Some of the most powerful developers in Fairfax County are paying for a Virginia study that would stress the economic benefits to the state of building large commercial projects near Metrorail stations.

Some members of the Board of Supervisors, with an eye to limiting such projects, say they are trying to persuade local legislators who asked for the study to allow them to pay for and control the study so that it would highlight savings to the state attributable to Metro.

County officials charge that it is self-serving for developers to sponsor a study that would support the developers' own projects, but developers say the county has its own interests at heart in seeking to control the study.

John T. (Til) Hazel, a powerful developer in the county, said of the Board of Supervisors' interest in the study: "I'm sick of the assumption that if the government does something it's pure. When it comes to self-interest, the county board is the epitome of self-interest."

The study, which is not yet under way, springs from an attempt in February by some state legislators to slash the $21 million-a-year contribution Virginia makes to the Metro transit system.

Although the bid to cut Metro's funding was defeated by Northern Virginia members of the General Assembly, they warned that state money for the transit system could be cut sharply in next year's session. They agreed to commission a study that would highlight Metro's economic contribution to the state.

State Sens. Clive L. DuVal 2d (D-Fairfax) and Edward M. Holland (D-Arlington), apparently fearing that a study funded by Fairfax County would be received skeptically in Richmond, asked Hazel and other builders to finance the study, which could cost more than $50,000, according to county officials. DuVal and Holland are the leaders of a committee of Northern Virginia legislators who will have to defend the state's funding of Metro next year.

Hazel has proposed building a commercial development at the Vienna Metro station that would include a 34-story building that would be the tallest in the county. Other developers have proposed large projects near Metro stations scheduled to open during the next two years.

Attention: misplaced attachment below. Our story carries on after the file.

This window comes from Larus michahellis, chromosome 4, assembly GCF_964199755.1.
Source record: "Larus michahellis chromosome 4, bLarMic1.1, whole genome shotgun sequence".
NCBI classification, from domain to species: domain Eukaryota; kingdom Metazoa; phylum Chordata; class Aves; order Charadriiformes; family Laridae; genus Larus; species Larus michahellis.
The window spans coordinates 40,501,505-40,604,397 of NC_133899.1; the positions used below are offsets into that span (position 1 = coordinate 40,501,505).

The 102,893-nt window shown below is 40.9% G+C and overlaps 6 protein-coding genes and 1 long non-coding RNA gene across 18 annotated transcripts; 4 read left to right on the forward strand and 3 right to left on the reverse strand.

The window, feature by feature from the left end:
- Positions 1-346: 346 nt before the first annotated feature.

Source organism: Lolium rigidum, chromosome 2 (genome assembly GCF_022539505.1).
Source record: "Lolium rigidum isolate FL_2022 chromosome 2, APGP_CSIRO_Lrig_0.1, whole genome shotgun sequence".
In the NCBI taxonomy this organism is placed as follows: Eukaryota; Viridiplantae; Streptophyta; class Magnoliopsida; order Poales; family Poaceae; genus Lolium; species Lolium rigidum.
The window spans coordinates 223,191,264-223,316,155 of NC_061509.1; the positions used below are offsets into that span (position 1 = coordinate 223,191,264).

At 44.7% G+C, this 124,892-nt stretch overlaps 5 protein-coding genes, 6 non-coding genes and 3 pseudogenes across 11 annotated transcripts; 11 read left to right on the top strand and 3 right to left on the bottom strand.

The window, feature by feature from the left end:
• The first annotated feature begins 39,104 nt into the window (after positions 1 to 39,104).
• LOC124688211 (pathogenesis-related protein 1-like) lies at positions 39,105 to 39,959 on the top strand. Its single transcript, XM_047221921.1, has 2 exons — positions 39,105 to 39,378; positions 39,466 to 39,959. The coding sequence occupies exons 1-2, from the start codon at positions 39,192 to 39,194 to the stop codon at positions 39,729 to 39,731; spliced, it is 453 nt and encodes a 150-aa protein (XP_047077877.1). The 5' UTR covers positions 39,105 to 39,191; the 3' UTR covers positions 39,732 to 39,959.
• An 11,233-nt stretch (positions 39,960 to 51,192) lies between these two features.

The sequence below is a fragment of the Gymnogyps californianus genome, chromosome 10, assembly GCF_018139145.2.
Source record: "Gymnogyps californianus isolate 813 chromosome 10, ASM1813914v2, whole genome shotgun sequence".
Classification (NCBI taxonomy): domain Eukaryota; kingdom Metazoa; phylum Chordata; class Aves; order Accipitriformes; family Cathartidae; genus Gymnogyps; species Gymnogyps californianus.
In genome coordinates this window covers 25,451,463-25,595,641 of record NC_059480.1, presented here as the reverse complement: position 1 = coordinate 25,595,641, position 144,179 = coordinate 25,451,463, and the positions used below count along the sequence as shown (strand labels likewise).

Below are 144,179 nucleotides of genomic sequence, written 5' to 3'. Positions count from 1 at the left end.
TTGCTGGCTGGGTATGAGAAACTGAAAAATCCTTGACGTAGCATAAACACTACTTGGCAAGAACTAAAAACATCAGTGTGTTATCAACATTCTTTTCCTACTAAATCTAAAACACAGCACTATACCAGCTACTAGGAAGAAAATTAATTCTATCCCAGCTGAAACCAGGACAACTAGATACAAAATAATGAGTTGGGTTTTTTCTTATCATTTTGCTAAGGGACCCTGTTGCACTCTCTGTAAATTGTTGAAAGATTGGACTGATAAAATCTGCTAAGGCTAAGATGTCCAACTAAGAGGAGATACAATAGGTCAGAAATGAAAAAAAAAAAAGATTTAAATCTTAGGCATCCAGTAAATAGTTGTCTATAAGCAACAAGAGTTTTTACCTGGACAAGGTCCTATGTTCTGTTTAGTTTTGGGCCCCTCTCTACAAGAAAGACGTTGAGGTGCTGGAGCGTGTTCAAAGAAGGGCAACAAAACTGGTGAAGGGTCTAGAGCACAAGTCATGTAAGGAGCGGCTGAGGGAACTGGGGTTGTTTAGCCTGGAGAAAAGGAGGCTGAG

"This will raise all kinds of questions in the public mind about the validity of the study," said Supervisor James M. Scott, a Democrat. "The study ought to be dramatically revised and another funding source found."

Hazel, who has backed some of the largest developments in Northern Virginia, took offense at Scott's charge. "I have long since tired of the old refrain that if a developer is involved in something then it is tainted or tarnished," he said. "The county government can be just as subject to tarnish and taint as anybody else in the world."

A number of county officials and politicians favor a mix of residential and commercial building near Metro stations. They say developers want highly dense commercial projects there.

Scott and other county officials say the premise of the study planned by developers is that tax-generating commercial projects are lured to the area by Metro stations. That premise, they say, is flawed.

Richard Hecht, staff economist for the county Office of Comprehensive Planning, said development is already lured to Northern Virginia and Metro merely attracts it to a specific location.

Scott said that if developers control a study concluding that building near Metro stations will generate substantial tax dollars, "The fear is that there will be pressure from the state or development community to increase" the scale of commercial projects at these sites.